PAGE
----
How well does the Elements 12 content aware move tool work?
This is one of the big new features in Photoshop Elements 12, and it sounds such a great idea! If something is in the wrong place in one of your pictures, you can select it, move it, and with the content aware move tool Elements 12 will merge it with its new surrounding, and fill in the gap it left behind.
It might sound like magic but it isn’t, quite – it’s just very clever. But it’s also hard to predict how successful it’s going to be. My past experience of Adobe’s content-aware repairs suggests they work well with unchallenging backgrounds, but if you’re trying to remove, or move, objects with more detailed surroundings, things can go wrong.
Bu this is where I met my first problem. After scouring my photo collection, I could only find a handful of images containing objects I wanted to move where it would actually improve the picture. Like most people, I don’t tend to keep the duds, and if I see the shot’s gone wrong when I take it, I take another. My dud images aren’t going to impress anyone, so that brought me back to Adobe’s own sample image, and here it is.
The distance between the little girl on the left and the rest of the family looks wrong, so I’m gong to try to move her closer with the new content aware move tool.
01 How the content aware move tool works
You’ll find the new content aware move tool at the bottom of the main toolbar on the left – I’ve circled it in this screenshot. You now draw a freehand selection around the object you want to move – I’ve also circled the girl in the picture. The selection isn’t so easy to see at this size, but you can click on this image to see a full-size version.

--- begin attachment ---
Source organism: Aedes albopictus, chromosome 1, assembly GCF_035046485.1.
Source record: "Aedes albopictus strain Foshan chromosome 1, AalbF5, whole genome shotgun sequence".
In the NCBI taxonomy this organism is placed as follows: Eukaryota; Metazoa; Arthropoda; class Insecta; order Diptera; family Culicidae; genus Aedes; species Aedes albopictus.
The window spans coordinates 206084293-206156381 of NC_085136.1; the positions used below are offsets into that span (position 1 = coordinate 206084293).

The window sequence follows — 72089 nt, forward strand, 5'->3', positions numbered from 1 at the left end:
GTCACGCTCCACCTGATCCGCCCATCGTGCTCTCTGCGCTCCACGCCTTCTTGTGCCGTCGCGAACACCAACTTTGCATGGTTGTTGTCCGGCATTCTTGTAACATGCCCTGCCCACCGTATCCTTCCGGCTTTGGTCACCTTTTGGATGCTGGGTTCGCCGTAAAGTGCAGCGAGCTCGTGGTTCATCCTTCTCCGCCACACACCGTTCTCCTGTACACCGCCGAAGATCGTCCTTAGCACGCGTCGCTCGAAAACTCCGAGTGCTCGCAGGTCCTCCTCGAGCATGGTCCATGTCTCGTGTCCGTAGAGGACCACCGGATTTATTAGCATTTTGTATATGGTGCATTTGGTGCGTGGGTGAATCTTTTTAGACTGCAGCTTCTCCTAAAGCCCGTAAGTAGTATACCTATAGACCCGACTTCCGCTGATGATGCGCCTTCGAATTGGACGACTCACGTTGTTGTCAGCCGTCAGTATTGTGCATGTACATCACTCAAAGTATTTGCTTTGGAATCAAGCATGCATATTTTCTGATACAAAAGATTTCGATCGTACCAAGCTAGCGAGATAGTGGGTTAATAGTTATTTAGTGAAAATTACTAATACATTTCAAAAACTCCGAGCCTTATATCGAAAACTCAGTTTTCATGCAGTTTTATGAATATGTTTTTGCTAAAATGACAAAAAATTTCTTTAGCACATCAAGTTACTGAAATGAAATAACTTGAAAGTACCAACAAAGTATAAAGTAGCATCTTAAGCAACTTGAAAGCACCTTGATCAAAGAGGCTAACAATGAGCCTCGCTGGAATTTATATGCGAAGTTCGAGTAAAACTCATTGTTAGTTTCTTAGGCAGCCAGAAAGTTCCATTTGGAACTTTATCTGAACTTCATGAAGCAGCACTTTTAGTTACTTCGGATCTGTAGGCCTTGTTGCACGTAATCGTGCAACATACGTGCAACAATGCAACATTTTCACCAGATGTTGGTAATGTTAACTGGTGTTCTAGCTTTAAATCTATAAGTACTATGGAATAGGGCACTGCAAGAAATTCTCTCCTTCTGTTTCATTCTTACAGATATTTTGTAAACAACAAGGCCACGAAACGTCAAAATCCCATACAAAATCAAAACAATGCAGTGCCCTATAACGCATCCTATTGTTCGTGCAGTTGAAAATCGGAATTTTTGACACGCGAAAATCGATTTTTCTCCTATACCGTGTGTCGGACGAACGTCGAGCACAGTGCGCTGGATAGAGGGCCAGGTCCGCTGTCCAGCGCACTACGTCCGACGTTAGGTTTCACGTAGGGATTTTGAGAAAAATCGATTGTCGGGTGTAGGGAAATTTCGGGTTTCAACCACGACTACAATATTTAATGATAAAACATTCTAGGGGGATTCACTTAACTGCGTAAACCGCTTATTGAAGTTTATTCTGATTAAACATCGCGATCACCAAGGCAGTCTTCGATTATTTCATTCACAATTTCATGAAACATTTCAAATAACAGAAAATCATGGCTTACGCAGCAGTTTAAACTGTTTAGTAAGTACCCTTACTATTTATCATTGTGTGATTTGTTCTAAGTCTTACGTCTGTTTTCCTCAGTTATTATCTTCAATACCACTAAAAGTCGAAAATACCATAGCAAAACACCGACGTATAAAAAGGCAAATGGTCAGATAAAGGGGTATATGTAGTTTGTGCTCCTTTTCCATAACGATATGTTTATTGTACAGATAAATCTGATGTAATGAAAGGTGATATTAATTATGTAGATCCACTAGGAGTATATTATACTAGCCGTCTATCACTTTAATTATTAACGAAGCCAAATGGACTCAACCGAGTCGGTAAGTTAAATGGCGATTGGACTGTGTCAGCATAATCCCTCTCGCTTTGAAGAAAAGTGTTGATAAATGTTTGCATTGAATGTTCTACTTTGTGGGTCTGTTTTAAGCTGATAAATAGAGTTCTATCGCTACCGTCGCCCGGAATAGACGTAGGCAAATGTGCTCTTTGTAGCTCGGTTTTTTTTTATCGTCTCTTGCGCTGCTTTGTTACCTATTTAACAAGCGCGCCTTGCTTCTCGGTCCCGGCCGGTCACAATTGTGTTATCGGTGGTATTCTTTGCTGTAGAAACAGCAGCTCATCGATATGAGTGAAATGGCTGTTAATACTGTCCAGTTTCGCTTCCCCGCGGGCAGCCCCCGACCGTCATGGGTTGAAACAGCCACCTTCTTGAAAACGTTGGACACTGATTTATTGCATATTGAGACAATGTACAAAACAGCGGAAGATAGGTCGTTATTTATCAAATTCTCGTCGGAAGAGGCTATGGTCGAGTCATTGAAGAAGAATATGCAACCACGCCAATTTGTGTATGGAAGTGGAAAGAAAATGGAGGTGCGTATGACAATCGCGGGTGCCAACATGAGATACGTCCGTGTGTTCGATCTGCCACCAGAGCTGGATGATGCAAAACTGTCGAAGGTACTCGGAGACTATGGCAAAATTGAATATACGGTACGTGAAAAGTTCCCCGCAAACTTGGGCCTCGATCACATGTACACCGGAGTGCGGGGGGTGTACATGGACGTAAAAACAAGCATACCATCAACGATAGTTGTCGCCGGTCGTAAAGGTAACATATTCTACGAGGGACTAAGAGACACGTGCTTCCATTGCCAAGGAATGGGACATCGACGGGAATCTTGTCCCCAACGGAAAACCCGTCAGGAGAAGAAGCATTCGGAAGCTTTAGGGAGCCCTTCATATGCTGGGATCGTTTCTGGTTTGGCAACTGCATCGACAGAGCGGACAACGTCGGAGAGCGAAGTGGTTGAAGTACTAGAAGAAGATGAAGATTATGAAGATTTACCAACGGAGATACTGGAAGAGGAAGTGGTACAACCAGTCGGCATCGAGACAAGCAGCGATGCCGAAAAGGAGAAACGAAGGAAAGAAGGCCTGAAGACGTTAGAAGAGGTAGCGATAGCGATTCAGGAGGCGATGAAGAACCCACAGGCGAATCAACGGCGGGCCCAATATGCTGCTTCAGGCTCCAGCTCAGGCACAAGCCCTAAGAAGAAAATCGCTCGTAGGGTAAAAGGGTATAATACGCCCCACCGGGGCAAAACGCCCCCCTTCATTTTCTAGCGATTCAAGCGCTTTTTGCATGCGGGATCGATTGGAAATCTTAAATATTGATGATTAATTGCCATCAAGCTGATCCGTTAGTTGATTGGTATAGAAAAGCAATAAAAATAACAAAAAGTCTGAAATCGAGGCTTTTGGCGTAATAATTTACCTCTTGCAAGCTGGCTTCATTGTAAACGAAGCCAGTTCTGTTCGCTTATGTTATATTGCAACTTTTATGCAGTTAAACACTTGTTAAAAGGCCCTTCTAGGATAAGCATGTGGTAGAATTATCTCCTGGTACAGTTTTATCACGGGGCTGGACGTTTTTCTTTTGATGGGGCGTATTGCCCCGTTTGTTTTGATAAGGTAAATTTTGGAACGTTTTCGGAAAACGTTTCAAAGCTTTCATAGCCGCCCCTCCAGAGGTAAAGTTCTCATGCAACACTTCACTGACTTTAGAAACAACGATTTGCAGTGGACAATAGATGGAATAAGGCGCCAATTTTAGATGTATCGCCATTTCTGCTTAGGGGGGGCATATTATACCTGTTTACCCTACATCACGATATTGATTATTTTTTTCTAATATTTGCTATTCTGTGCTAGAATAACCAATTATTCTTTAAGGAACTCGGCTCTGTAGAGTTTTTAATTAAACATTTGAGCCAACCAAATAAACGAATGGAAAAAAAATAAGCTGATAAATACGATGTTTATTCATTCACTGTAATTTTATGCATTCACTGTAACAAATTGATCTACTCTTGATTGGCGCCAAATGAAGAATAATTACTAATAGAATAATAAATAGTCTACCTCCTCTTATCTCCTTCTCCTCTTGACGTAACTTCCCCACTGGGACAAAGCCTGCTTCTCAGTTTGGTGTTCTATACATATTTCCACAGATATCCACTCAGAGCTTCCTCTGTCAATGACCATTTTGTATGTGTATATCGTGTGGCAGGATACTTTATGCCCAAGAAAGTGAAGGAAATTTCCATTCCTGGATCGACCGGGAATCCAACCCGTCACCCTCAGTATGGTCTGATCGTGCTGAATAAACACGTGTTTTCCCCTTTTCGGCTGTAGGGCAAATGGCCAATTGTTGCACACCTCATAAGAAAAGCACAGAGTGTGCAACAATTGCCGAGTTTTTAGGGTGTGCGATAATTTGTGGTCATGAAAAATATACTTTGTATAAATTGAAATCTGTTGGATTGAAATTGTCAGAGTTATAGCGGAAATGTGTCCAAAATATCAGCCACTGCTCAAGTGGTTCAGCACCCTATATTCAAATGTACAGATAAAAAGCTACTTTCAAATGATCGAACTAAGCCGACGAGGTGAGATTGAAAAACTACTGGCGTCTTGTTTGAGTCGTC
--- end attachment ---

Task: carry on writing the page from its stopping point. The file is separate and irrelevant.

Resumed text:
02 Moving an object – first attempt
Now all I have to do is drag the girl to the new location, right alongside her family. This looks all right at first glance, but the shape she left behind has been filled rather awkwardly – Elements 12 has substituted some areas of gravel where there used to be grass.
03 Moving an object – second attempt
The results are heavily dependent on your original selection and where you drag your subject to. I’ve tried again with a new, slightly looser selection and placed the girl a little higher in the frame. This time the area left behind has been filled more effectively, but the girl has a narrow border of grass around her cardigan and head where there shouldn’t be any.
04 Larger objects
Since that didn’t work so well, let’s see what happens if we move the family closer to the girl…
05 Content aware artefacts
Now you can see some of the more serious problems with the content aware move tool. It has displaced the farthest pier of the bridge which was to the left of the family, over to the right hand side, where it has blended badly with its new surroundings. And the shadows cast by the family have been both moved and left behind – this hasn’t worked at all.
06 The finished image
This is my best result after several attempts. It’s not as good as the result in the Adobe video, but after trying it half a dozen times with different selections and destinations, I simply got tired of trying.
In the right situations, the content aware move tool, like Adobe’s other content aware technologies, can work uncannily well. But in real life these situations aren’t as common as you might hope.
Besides, I’m uneasy with anything that promises to fix photos which have gone wrong, just it case it makes people think they don’t have to try too hard to shoot things right in the first place.
Don’t get me wrong – I really rate Photoshop Elements, which is why I recommend it so often as a serious Photoshop alternative. I gave it 5 stars in my review for TechRadar. But it’s the core editing features which earn it that rating, and while the content aware move tool might be a real crowd pleaser, it doesn’t really do it for me.